Credit: Alfred Hermida on Flickr, under Creative Commons (CC BY-NC-SA 2.0).
(WOMENSENEWS)–I first floated my idea of Gaga feminism at a conference at the New School in New York City in which a host of feminists, young and old, participated.
Gaga feminism is a politics that brings together meditations on fame and visibility with a lashing critique of the fixity of roles for males and females. It is a scavenger feminism that borrows promiscuously, steals from everywhere and inhabits the ground of stereotype and cliche all at the same time. Gaga feminism is also a feminism made up of stutter steps and hiccups.
While I am not proposing that there is some kind of clear feminist program for social change in the world of Lady Gaga, activists of all stripes and queer activists in particular have always looked to popular culture for inspiration and have refused facile distinctions between culture and reality. The Lady Gaga piece of my talk was an attempt to connect contemporary feminism to young people, and students in particular, by building upon the popular iconography in which many of them had already invested considerable hope. But, more than just a humorous ending to a lecture, the term "gaga" for me represented a set of wholesale changes that may be most obvious in the realm of gender norms but that also stretch to many other realms of everyday experience and that call for an improvisational feminism that keeps pace with the winds of political change.
At the conference, the students connected with the version of feminism that I linked to Lady Gaga, while old-school feminists like Susan Faludi wanted to brush this same version aside. And Faludi has not been the only feminist who is wary of the rush to find the political energy channeled by Lady Gaga.
Madonna acolyte and 1990s feminist icon Camille Paglia also shrugged off Lady Gaga’s appeal in a widely read op-ed in the London Sunday Times Magazine in 2010. In her piece, Paglia asserts that Lady Gaga is simply the "diva of deja-vu" and a copycat who latches onto a generation of glazed-eyed Internet clones and exploits its incapacity to think or know anything without an iPhone app or Twitter feed at hand. Gaga, for Paglia, represents the end of culture, the end of civilization, the end of truth, values and meaning, the end of sex and the triumph of a robotic age emptied of human sentiment.
While some feminists, like Donna Haraway, have advocated for new forms of feminism capable of keeping up with technological innovation, Paglia argues that we have lost touch with what is real, true and good in our mania for media manipulation, video games and cell phones. If Haraway recognizes an interpenetration of humanity and technology in the digital age that is exciting and wondrous (even as it is also exploitative and dangerous), Paglia sees, predictably, a manufactured public realm populated by media puppets and their passive and stupid fans. If Lady Gaga’s supporters have recognized in her a newish formula of femininity, phones and desire, Paglia sees only same-old, same-old or, in her words, "the exhausted end of the sexual revolution."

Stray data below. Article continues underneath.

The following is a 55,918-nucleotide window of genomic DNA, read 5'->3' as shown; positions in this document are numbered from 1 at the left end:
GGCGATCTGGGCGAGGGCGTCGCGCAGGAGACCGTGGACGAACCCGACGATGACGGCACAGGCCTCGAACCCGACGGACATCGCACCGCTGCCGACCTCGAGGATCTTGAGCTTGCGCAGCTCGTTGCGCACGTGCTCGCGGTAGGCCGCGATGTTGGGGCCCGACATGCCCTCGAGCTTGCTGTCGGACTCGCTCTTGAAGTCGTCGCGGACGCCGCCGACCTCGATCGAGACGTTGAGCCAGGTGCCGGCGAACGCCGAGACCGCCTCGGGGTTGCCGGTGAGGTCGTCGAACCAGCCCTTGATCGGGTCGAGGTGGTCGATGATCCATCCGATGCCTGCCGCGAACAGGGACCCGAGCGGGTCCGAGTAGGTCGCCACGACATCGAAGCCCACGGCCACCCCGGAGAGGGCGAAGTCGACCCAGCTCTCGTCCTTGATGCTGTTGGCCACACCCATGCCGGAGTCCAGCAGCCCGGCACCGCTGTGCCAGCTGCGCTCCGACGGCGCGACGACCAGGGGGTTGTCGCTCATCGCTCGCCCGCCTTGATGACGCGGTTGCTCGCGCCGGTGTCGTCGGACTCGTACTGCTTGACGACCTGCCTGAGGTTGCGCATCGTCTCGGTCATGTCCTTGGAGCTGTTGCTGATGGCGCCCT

New Feminist Figures
Why are feminists like Paglia and Faludi so wary of new figures of feminist fantasy, women like Lady Gaga or Lil’ Kim or Rihanna or Nicki Minaj or Jenni Rivera or even Ke$ha, women who use sex boldly in their music, who flaunt their bodies but who also remain insistently in charge of their mass media images? Women who, like Ke$ha, sing songs with titles like "Party at a Rich Dude’s House" and rap about being young, drunk, lost and loving it? (My friend, theorist Micha Cardenas, is countering Gaga feminism with her own Ke$ha feminism!)
While it is easy to dismiss some of this material as just mindless pop, at the same time, we might want to look again at singers who, after all, appeal to large numbers of young female fans. Why can’t these women be new figures of feminism? In the end, feminists like Faludi are committed to a reform model of feminism, to the idea of feminism as a politics built around stable definitions of (white) womanhood and as a ladies’ club of influence and moral dignity.
Finally, the mother-daughter bond, which for Faludi is most successfully studied in the dynamic between Elizabeth Cady Stanton and her daughter Harriet, allows, according to Faludi, for the gains of one age to be passed on to the next. But never does Faludi question whether the gains of white women in one era actually benefit women of color in the next, or whether the goals of white middle-class women reflect anything beyond their race and class interests.
Judith Jack Halberstam is a professor of English and gender studies at USC where he teaches classes in queer theory, cultural studies, film and the arts. Halberstam also writes a blog at bullybloggers.com, has published four books and is a writer for outlets including The Nation and Bitch. When not writing and reading, Halberstam can be found in LA, complaining about the endless sunshine.
For More Information:
Buy the Book, “Gaga Feminism: Sex, Gender, and the End of Normal”:
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